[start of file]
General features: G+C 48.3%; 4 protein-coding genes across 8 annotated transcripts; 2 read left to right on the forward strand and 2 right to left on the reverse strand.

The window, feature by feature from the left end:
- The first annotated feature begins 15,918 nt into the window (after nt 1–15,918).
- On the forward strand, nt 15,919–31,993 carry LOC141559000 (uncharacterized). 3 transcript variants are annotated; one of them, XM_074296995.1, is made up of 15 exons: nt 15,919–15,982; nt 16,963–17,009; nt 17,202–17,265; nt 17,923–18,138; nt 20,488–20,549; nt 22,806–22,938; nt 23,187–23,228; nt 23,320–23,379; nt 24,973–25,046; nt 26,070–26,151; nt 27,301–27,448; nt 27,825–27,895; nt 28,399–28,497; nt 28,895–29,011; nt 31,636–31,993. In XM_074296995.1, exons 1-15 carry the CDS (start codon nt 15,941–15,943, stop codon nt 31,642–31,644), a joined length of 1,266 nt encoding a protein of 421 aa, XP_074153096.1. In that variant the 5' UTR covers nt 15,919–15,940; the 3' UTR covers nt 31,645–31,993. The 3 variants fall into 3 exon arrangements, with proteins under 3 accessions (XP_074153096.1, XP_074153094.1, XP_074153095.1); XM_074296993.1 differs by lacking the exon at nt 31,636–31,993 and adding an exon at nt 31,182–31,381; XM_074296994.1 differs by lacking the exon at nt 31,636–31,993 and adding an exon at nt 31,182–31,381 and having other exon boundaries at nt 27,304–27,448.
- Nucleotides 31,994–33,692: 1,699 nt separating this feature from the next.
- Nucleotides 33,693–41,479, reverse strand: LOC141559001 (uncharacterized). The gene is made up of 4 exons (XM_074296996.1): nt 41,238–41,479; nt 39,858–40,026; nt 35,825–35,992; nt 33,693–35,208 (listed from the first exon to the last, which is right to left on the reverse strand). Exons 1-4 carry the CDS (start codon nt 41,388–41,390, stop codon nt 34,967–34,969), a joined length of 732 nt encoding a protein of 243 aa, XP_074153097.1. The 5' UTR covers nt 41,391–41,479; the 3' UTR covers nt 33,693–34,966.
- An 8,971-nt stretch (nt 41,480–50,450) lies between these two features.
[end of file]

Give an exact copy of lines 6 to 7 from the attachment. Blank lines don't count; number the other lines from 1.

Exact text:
- Nucleotides 33,693–41,479, reverse strand: LOC141559001 (uncharacterized). The gene is made up of 4 exons (XM_074296996.1): nt 41,238–41,479; nt 39,858–40,026; nt 35,825–35,992; nt 33,693–35,208 (listed from the first exon to the last, which is right to left on the reverse strand). Exons 1-4 carry the CDS (start codon nt 41,388–41,390, stop codon nt 34,967–34,969), a joined length of 732 nt encoding a protein of 243 aa, XP_074153097.1. The 5' UTR covers nt 41,391–41,479; the 3' UTR covers nt 33,693–34,966.
- An 8,971-nt stretch (nt 41,480–50,450) lies between these two features.